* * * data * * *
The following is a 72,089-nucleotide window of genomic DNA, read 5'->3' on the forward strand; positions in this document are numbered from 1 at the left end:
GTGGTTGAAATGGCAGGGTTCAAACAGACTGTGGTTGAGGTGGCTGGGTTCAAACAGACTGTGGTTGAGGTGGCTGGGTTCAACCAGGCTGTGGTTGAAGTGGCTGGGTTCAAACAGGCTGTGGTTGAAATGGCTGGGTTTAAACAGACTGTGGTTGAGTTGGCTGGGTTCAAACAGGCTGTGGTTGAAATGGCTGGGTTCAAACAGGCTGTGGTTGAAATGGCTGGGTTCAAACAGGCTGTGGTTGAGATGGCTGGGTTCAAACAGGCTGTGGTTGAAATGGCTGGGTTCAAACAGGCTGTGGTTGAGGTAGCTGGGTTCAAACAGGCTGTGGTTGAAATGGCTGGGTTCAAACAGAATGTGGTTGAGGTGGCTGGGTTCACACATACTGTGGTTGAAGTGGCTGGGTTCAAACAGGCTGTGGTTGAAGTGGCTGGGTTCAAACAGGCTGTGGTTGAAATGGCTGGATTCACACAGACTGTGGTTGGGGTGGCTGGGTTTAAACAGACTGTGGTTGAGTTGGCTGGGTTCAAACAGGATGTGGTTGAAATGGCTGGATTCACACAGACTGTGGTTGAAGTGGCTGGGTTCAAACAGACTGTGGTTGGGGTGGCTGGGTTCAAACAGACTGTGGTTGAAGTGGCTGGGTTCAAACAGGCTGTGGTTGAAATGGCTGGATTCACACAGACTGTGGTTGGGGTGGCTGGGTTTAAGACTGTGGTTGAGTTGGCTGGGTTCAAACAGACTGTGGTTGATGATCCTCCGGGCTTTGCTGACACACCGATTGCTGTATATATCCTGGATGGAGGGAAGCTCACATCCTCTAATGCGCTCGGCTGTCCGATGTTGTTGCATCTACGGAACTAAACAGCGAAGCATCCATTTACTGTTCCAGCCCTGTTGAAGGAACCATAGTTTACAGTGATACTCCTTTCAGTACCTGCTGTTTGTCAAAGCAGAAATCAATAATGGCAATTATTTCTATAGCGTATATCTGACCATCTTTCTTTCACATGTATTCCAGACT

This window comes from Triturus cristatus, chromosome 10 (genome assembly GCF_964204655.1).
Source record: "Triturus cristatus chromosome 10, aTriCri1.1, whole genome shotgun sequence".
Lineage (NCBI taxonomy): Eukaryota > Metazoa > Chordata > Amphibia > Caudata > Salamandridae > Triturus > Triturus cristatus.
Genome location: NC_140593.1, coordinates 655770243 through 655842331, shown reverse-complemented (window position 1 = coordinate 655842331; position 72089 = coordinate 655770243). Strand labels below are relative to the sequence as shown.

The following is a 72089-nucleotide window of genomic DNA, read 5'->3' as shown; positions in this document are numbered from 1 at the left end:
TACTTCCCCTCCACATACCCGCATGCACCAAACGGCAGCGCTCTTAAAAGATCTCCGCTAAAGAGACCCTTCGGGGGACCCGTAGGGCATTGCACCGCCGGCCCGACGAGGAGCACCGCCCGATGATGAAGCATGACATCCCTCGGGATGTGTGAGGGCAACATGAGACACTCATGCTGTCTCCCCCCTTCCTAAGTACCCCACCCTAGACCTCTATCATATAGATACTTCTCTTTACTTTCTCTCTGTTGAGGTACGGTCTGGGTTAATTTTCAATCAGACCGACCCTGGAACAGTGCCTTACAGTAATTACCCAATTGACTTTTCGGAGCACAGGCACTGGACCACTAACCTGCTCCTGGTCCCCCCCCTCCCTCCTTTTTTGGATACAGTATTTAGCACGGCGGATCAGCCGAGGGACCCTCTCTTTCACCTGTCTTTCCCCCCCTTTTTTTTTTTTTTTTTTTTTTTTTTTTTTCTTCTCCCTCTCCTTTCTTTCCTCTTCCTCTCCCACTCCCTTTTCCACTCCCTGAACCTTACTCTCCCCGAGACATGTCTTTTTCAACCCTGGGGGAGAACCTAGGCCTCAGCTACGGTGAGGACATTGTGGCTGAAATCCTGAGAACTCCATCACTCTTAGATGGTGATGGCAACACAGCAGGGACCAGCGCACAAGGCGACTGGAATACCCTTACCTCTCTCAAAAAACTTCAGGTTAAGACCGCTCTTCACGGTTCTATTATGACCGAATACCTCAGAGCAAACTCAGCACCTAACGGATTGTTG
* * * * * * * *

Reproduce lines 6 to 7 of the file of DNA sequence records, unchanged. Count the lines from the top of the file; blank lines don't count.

Genome location: NC_140593.1, coordinates 655770243 through 655842331, shown reverse-complemented (window position 1 = coordinate 655842331; position 72089 = coordinate 655770243). Strand labels below are relative to the sequence as shown.

The following is a 72089-nucleotide window of genomic DNA, read 5'->3' as shown; positions in this document are numbered from 1 at the left end: